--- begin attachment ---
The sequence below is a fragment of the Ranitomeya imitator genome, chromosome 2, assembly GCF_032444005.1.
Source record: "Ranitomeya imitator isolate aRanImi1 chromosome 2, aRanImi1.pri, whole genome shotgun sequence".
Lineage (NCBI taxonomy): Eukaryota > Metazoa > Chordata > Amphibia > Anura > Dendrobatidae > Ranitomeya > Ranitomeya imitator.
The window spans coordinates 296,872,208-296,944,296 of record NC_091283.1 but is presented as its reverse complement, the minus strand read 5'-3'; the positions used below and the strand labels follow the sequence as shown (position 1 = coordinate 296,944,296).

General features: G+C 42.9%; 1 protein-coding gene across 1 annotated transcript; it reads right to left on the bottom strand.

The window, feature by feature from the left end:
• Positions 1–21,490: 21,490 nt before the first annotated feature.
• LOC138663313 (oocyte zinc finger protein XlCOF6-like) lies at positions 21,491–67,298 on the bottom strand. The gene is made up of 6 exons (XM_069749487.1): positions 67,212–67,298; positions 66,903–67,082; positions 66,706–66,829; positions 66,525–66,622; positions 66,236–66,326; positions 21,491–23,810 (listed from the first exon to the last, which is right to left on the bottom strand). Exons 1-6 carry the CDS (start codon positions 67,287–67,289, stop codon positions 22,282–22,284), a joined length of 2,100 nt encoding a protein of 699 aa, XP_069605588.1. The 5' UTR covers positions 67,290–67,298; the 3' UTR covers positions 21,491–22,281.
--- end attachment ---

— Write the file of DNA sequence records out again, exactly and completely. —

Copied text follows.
The sequence below is a fragment of the Ranitomeya imitator genome, chromosome 2, assembly GCF_032444005.1.
Source record: "Ranitomeya imitator isolate aRanImi1 chromosome 2, aRanImi1.pri, whole genome shotgun sequence".
Lineage (NCBI taxonomy): Eukaryota > Metazoa > Chordata > Amphibia > Anura > Dendrobatidae > Ranitomeya > Ranitomeya imitator.
The window spans coordinates 296,872,208-296,944,296 of record NC_091283.1 but is presented as its reverse complement, the minus strand read 5'-3'; the positions used below and the strand labels follow the sequence as shown (position 1 = coordinate 296,944,296).

General features: G+C 42.9%; 1 protein-coding gene across 1 annotated transcript; it reads right to left on the bottom strand.

The window, feature by feature from the left end:
• Positions 1–21,490: 21,490 nt before the first annotated feature.
• LOC138663313 (oocyte zinc finger protein XlCOF6-like) lies at positions 21,491–67,298 on the bottom strand. The gene is made up of 6 exons (XM_069749487.1): positions 67,212–67,298; positions 66,903–67,082; positions 66,706–66,829; positions 66,525–66,622; positions 66,236–66,326; positions 21,491–23,810 (listed from the first exon to the last, which is right to left on the bottom strand). Exons 1-6 carry the CDS (start codon positions 67,287–67,289, stop codon positions 22,282–22,284), a joined length of 2,100 nt encoding a protein of 699 aa, XP_069605588.1. The 5' UTR covers positions 67,290–67,298; the 3' UTR covers positions 21,491–22,281.